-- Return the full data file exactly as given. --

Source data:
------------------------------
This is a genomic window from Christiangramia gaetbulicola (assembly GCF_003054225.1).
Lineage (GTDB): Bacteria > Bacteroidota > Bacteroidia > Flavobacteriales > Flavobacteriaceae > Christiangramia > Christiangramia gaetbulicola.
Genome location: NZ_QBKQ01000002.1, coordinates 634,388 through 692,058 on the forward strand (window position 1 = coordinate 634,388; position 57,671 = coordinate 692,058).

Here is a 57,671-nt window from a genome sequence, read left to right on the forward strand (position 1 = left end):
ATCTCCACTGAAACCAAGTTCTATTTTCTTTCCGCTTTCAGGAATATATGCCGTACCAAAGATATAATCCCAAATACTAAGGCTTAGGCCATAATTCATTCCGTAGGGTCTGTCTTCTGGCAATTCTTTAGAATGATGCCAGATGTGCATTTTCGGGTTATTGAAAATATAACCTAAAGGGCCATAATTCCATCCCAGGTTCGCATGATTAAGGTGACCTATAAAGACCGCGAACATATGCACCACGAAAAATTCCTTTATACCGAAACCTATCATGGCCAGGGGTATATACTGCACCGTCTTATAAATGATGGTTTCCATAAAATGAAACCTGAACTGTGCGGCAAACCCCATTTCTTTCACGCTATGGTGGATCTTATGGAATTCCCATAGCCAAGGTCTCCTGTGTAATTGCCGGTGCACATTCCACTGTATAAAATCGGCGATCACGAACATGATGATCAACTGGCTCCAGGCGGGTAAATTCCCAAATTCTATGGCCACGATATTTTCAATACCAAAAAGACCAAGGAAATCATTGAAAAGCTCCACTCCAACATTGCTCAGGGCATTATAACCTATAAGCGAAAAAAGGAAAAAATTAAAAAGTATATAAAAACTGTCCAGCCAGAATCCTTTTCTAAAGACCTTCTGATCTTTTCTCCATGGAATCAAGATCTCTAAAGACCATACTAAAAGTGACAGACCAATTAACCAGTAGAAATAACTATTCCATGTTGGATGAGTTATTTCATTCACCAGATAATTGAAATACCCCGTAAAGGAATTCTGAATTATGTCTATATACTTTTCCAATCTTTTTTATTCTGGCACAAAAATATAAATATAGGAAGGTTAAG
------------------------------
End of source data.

This is a genomic window from Christiangramia gaetbulicola (assembly GCF_003054225.1).
Lineage (GTDB): Bacteria > Bacteroidota > Bacteroidia > Flavobacteriales > Flavobacteriaceae > Christiangramia > Christiangramia gaetbulicola.
Genome location: NZ_QBKQ01000002.1, coordinates 634,388 through 692,058 on the forward strand (window position 1 = coordinate 634,388; position 57,671 = coordinate 692,058).

Here is a 57,671-nt window from a genome sequence, read left to right on the forward strand (position 1 = left end):
ATCTCCACTGAAACCAAGTTCTATTTTCTTTCCGCTTTCAGGAATATATGCCGTACCAAAGATATAATCCCAAATACTAAGGCTTAGGCCATAATTCATTCCGTAGGGTCTGTCTTCTGGCAATTCTTTAGAATGATGCCAGATGTGCATTTTCGGGTTATTGAAAATATAACCTAAAGGGCCATAATTCCATCCCAGGTTCGCATGATTAAGGTGACCTATAAAGACCGCGAACATATGCACCACGAAAAATTCCTTTATACCGAAACCTATCATGGCCAGGGGTATATACTGCACCGTCTTATAAATGATGGTTTCCATAAAATGAAACCTGAACTGTGCGGCAAACCCCATTTCTTTCACGCTATGGTGGATCTTATGGAATTCCCATAGCCAAGGTCTCCTGTGTAATTGCCGGTGCACATTCCACTGTATAAAATCGGCGATCACGAACATGATGATCAACTGGCTCCAGGCGGGTAAATTCCCAAATTCTATGGCCACGATATTTTCAATACCAAAAAGACCAAGGAAATCATTGAAAAGCTCCACTCCAACATTGCTCAGGGCATTATAACCTATAAGCGAAAAAAGGAAAAAATTAAAAAGTATATAAAAACTGTCCAGCCAGAATCCTTTTCTAAAGACCTTCTGATCTTTTCTCCATGGAATCAAGATCTCTAAAGACCATACTAAAAGTGACAGACCAATTAACCAGTAGAAATAACTATTCCATGTTGGATGAGTTATTTCATTCACCAGATAATTGAAATACCCCGTAAAGGAATTCTGAATTATGTCTATATACTTTTCCAATCTTTTTTATTCTGGCACAAAAATATAAATATAGGAAGGTTAAG